Residents of Delta and the Fraser Health region are not as healthy as the rest of the province, prompting the health authority to reach out to local governments to try and change that.
A report from Fraser Health notes that with a median age of 43, Delta's population, which hit almost 101,000 in 2010, is older than the rest of the region at a median age of 39.
Currently, seniors aged 65 and up make up 16 per cent of the population, a number expected to rise to nearly 28 per cent by 2030. In contrast, the proportion of residents under the age of 19 is expected to drop from 23 per cent in 2010 to 20 per cent over the next 20 years.
Delta also has a higher rate of residents living with diabetes, asthma and hypertension compared to the rest of the province; and Delta has higher asthma rates than the Fraser Health average.
Cancer and heart disease were the cause of over half of all deaths in Delta in 2008, Dr. Elizabeth Brodkin, medical health officer, told civic politicians last week. Many of the risk factors for these, and many other, chronic diseases are largely preventable - tobacco use, an inactive lifestyle, being overweight or obese and an unhealthy diet, she said.
In 2008, Delta recorded 666 deaths. Of those, 186 (27.9 per cent) were attributed to cancer, 176 (26.4 per cent) were caused by heart disease and 44 (6.6 per cent) were caused by cerebrovascular diseases (such as stroke).
Delta's smoking rates and rates of exposure to second-hand smoke are slightly lower than the provincial average at 16.7 per cent, but are "still of great concern," Brodkin said.
In studying Delta and the Fraser South region, Fraser Health found residents tend to eat fewer fruit and vegetables daily and are less physically active compared to the provincial average. Forty-four per cent of the population is overweight or obese.
"It is expected that if these trends continue, the rates of chronic disease in Delta will rise significantly over the next few years," the health authority's report states. "Activities that focus on chronic disease prevention, including healthy public policies such as smoking bylaws, and establishing good personal healthy living strategies, such as 30 minutes of exercise a day, healthy eating and quitting smoking, will contribute to combating these trends."
The health authority has also been evaluating local governments based on a list of "priority actions" that can lead to a healthier community, such as implementing healthy food policies, creating a "healthy food zone" around schools and adopting non-smoking bylaws.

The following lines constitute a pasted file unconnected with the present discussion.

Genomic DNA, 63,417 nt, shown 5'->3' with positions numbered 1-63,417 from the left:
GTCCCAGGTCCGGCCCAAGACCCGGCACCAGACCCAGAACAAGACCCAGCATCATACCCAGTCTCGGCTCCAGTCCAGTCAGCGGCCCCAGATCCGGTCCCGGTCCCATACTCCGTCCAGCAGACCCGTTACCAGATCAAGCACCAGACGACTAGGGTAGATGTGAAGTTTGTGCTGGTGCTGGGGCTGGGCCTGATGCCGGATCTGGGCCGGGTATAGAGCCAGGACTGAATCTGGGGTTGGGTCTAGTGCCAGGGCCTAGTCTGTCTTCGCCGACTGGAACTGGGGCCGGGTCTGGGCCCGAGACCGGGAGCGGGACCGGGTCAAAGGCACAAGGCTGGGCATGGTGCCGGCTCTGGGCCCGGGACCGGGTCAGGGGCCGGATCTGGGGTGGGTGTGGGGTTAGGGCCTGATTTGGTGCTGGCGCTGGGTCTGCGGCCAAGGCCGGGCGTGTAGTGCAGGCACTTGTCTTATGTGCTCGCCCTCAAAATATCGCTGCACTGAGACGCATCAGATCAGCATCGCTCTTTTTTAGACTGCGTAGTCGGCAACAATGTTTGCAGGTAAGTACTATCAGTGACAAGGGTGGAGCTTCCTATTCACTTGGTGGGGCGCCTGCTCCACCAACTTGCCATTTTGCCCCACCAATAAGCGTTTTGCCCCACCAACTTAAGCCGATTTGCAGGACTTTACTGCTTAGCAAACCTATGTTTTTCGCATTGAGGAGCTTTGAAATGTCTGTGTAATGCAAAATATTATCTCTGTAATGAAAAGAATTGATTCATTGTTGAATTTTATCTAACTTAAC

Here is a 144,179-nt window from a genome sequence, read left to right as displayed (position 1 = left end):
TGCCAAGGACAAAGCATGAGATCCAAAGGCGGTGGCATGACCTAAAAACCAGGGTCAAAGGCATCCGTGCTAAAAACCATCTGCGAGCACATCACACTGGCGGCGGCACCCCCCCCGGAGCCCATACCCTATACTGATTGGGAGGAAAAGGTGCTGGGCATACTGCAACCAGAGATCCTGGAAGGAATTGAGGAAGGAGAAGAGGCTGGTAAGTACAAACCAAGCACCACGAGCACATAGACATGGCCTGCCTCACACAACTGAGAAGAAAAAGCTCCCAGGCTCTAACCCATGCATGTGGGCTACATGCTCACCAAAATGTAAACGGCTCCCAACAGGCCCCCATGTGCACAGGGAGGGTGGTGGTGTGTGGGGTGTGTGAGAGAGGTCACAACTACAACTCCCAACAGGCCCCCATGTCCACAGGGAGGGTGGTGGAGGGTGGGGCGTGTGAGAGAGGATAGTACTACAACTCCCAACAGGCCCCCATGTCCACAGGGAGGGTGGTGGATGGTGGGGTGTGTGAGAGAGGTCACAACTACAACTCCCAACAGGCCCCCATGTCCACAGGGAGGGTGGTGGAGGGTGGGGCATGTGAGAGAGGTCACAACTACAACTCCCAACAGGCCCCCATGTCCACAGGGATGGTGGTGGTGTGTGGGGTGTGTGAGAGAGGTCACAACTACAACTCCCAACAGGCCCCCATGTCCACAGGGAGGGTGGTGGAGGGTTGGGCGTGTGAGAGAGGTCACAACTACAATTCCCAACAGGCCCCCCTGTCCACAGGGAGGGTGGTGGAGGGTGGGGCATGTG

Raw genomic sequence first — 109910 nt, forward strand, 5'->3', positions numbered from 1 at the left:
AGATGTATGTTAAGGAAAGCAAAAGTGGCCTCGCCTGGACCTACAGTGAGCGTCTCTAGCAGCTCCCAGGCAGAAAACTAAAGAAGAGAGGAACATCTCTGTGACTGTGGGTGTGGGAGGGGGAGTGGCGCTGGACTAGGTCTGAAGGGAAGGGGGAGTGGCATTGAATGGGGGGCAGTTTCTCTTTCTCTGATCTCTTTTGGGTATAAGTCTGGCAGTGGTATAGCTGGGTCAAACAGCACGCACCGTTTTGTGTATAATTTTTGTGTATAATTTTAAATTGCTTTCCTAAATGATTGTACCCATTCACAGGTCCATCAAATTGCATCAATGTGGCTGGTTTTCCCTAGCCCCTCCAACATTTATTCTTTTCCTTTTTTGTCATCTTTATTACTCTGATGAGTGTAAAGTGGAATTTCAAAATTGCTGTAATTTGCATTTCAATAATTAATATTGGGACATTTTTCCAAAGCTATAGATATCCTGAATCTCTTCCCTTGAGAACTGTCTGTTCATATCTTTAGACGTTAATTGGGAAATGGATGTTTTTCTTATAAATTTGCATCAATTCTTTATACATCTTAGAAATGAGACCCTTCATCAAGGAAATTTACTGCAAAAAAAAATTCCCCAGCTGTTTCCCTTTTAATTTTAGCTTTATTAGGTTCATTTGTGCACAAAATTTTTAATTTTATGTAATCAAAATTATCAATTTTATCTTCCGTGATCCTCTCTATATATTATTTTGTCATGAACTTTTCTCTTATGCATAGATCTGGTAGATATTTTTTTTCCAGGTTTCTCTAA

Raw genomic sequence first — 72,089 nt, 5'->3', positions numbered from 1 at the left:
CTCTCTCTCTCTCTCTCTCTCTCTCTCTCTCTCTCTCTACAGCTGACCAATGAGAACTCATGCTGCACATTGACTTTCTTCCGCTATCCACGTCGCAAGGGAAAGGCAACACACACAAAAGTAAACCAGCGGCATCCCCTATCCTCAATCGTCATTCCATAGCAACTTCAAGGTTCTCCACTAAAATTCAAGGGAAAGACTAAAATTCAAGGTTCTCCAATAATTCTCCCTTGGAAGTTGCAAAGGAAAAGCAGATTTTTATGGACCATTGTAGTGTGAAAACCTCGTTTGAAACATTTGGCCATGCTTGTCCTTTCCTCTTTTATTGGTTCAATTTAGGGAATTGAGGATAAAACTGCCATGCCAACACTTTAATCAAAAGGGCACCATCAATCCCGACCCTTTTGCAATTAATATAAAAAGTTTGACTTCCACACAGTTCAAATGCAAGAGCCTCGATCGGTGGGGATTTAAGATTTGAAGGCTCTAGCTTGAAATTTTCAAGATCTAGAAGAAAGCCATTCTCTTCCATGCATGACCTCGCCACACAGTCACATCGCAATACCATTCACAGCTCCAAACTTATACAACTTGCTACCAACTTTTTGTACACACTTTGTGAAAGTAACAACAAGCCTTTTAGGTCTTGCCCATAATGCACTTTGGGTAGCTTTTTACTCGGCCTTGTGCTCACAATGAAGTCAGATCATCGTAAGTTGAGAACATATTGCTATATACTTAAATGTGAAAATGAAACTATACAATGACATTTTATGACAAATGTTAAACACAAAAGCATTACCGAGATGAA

Delta scored well in some areas but not so well in others. The municipality received recognition for its work promoting community gardens, healthy food vending machine policies, food waste management, nonsmoking bylaws and promoting cooking skills in children as well as its involvement in promoting a number of events designed to get employees and the community more active.
The health authority's report encouraged Delta to take further steps to fulfill a number of the priorities outlined, including developing bylaws or strategies to restrict new fast food outlets from opening near schools and develop community hubs to integrate programs focused on chronic disease prevention and healthy living.
"We hope through our presentation, you are inspired to engage us as a partner, that you realize that this partnership is integral to facilitating change in healthy living for residents of Delta," said Lynda Foley,
executive director of clinical programs and operations for Delta Hospital and community.
"Health is not just a personal choice, it's also about the environment you live in and municipal government has a role to play in facilitating the health of the community."
Following the presentation from Fraser Health, Delta's parks, recreation and culture department highlighted some of the initiatives the municipality is undertaking to promote and facilitate healthier living among residents.
"I don't think this scorecard has really reflected what Delta is doing," said Ken Kuntz, director of parks, recreation and culture.
"We are leaders in many, many areas."
Department staff outlined many civic programs, including the Get Fit Tips that have been appearing regularly on the municipal readerboards; events such as Move for Health Day and the annual Delta Triathlon; the healthy food policy for vending machines and concession stands; and free and reduced-cost programs to get people active.
"I think by and large Delta should be proud of what's been done so far," Kuntz said.